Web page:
More than 15 million American adults had an alcohol use disorder in 2015.
Alcoholism is a self-diagnosable condition, but many people struggle to recognize the symptoms. Some people believe they can function while drinking heavily, but they don’t recognize the long-term health problems that are associated with heavy drinking.
Health providers diagnose alcohol use disorders by asking several questions about a person’s lifestyle and consumption of alcohol. The answers to the questions indicate how many symptoms the person has. Depending on the number of symptoms, a person is diagnosed with a mild, moderate or severe alcohol use disorder.
One major reason people don’t seek rehab is a phenomenon called personal exceptionalism. Personal exceptionalism refers to an individual’s belief that he or she is unique. Some people think they’re not like everyone else and that an alcohol-related illness won’t affect them. In short, they’re in denial. Personal exceptionalism allows people to justify immoral actions or behaviors that they would otherwise condemn. Many other people tend to lie about their addiction to alcohol and think that someone else is to blame.
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It can be difficult to convince loved ones that they need treatment for problem drinking. If you’ve tried to talk to friends or family members about their drinking habits and they’ve been resistant, consider contacting an interventionist. Interventionists teach friends and families effective ways to communicate with loved ones suffering from alcoholism and other forms of addiction.
“It’s pretty clear when someone’s life becomes unmanageable or when there are consequences that are occurring from use.”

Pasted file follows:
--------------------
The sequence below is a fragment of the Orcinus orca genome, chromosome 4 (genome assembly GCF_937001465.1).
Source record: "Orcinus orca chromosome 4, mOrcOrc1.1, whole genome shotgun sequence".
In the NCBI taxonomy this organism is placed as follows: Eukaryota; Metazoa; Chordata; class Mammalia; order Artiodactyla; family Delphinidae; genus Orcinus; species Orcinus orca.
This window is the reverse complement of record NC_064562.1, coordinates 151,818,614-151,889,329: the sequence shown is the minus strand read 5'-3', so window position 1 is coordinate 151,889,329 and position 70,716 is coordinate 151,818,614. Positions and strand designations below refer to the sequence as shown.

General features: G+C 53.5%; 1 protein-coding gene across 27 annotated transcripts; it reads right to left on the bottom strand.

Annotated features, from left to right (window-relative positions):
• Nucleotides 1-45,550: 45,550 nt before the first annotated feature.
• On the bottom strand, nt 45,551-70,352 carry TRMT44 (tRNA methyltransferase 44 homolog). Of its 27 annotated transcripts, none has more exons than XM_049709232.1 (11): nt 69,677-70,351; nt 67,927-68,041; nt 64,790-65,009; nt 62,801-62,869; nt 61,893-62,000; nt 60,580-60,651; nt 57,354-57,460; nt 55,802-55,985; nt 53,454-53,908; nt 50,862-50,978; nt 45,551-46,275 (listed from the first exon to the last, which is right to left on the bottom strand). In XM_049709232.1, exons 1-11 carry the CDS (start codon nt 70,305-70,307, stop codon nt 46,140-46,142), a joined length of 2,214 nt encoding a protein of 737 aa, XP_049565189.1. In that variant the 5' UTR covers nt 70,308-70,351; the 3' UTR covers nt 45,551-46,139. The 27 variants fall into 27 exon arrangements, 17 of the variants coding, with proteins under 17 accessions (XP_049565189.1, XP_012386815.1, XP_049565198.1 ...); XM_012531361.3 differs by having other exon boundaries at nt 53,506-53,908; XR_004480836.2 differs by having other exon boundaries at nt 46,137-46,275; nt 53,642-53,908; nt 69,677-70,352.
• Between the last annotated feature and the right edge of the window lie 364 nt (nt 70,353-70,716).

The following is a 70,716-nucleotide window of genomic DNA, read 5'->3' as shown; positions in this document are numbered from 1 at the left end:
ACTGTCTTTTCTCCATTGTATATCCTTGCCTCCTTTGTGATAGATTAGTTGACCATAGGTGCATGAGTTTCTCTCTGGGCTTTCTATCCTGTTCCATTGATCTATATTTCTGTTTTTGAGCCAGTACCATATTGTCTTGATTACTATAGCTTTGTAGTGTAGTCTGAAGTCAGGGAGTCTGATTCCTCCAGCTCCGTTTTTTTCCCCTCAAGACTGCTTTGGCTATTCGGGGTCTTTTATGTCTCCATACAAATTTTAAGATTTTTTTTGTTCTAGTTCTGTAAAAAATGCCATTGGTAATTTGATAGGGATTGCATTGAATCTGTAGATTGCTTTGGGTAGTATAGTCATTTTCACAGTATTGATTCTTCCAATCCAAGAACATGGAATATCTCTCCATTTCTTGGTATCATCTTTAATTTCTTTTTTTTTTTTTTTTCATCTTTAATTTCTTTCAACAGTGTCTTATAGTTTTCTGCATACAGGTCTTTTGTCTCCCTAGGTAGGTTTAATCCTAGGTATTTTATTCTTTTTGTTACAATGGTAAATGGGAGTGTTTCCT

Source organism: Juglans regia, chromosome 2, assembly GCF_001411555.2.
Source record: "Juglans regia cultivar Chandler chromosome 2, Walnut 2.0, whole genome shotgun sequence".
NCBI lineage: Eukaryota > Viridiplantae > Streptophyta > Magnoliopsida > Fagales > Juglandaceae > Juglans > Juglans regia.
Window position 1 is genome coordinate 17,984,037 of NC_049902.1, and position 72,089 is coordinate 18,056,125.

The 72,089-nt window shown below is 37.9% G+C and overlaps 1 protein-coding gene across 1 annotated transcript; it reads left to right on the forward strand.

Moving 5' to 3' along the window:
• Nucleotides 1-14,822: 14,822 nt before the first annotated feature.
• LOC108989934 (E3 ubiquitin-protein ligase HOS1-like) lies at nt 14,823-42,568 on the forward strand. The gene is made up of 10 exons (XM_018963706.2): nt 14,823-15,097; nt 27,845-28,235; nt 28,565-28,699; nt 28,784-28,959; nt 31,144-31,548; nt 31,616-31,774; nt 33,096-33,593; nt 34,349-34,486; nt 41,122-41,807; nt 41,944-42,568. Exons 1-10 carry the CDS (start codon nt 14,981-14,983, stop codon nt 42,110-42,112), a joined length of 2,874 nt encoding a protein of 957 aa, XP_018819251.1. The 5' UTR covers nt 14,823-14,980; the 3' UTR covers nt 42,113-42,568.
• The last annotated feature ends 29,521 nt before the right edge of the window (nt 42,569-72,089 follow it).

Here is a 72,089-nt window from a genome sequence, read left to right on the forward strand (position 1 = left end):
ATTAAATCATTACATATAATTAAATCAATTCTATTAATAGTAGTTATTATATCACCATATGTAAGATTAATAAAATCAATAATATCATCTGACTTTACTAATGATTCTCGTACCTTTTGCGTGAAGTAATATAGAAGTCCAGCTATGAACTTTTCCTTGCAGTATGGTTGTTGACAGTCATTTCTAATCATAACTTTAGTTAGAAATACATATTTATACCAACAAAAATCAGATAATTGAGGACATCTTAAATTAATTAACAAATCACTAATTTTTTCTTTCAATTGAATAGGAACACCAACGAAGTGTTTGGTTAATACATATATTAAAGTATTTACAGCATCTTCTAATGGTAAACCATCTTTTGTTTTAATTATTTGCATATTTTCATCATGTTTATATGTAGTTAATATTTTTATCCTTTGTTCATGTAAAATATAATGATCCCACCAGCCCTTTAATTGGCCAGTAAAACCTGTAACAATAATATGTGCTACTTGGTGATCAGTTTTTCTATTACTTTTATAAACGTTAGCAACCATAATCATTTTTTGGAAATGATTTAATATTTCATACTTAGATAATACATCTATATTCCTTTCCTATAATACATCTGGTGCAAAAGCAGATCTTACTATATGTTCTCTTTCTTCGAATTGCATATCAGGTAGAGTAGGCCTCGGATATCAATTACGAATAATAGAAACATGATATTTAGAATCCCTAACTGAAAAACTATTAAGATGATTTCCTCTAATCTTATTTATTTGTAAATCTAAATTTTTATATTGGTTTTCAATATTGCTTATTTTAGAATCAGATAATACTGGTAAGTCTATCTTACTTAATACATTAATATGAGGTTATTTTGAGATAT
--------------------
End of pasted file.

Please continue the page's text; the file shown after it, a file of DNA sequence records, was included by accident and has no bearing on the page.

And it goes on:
Individuals who have mild alcohol use disorders or who have been drinking for a short period of time may be able to recover on their own or with the help of friends, family members or support groups, such as Alcoholics Anonymous. Quitting without treatment is risky, though, because some alcohol withdrawal symptoms can be life-threatening.
Supervised treatment helps people overcome alcohol withdrawal in a safe setting. Health professionals ease the experience with around-the-clock care and monitoring. Rehab facilities can offer medications that help people abstain from drinking.
The U.S. Food and Drug Administration has approved three medications for assisting treatment for alcohol use disorders:
Acamprosate can relieve withdrawal symptoms such as insomnia, anxiety and depression.
Disulfiram discourages drinking by causing sweating, flushing and nausea when a patient drinks alcohol.
Naltrexone blocks cravings and mental side effects caused by alcohol such as euphoria or intoxication.
Physicians and addiction specialists can also prescribe a variety of medications, such as anticonvulsants and anti-nausea drugs, to treat symptoms of withdrawal.
Once people detox from alcohol, counseling and therapy are vital for preventing alcohol relapse. They have to learn to live without alcohol.
These therapies help people find motivation for entering rehab, garner positive reinforcement and learn to identify and overcome underlying causes of alcoholism. After rehab, individuals should continue to access the support groups and resources available for alcoholics. The resources increase a person’s ability to maintain sobriety.
Read real stories of real people who have overcome the disease of alcoholism.
A group of friends got Tash to try her first drink, but depression and insecurities fueled her addiction to alcohol. She tried quitting cold turkey, but withdrawals sent her to the hospital. Learn how therapy helped her finally enter sobriety.
At age 21, Dan had been drinking for more than six years. He turned to the only resource that was available in the 1980s: Alcoholics Anonymous. See how Dan is helping teens avoid the mistakes he made growing up.
Susan Broderick came from a family of alcoholics. Despite her animosity toward her parents’ drinking habits, Susan followed in their footsteps. Learn how Susan has maintained recovery from alcoholism despite numerous obstacles.
Alcoholism is one of the most common chronic diseases in the United States. Nearly every person knows someone affected by alcoholism, and its prevalence can distort its seriousness. Alcoholics can take several paths to recovery. Treatment, support, faith and persistence can help any person live in sobriety.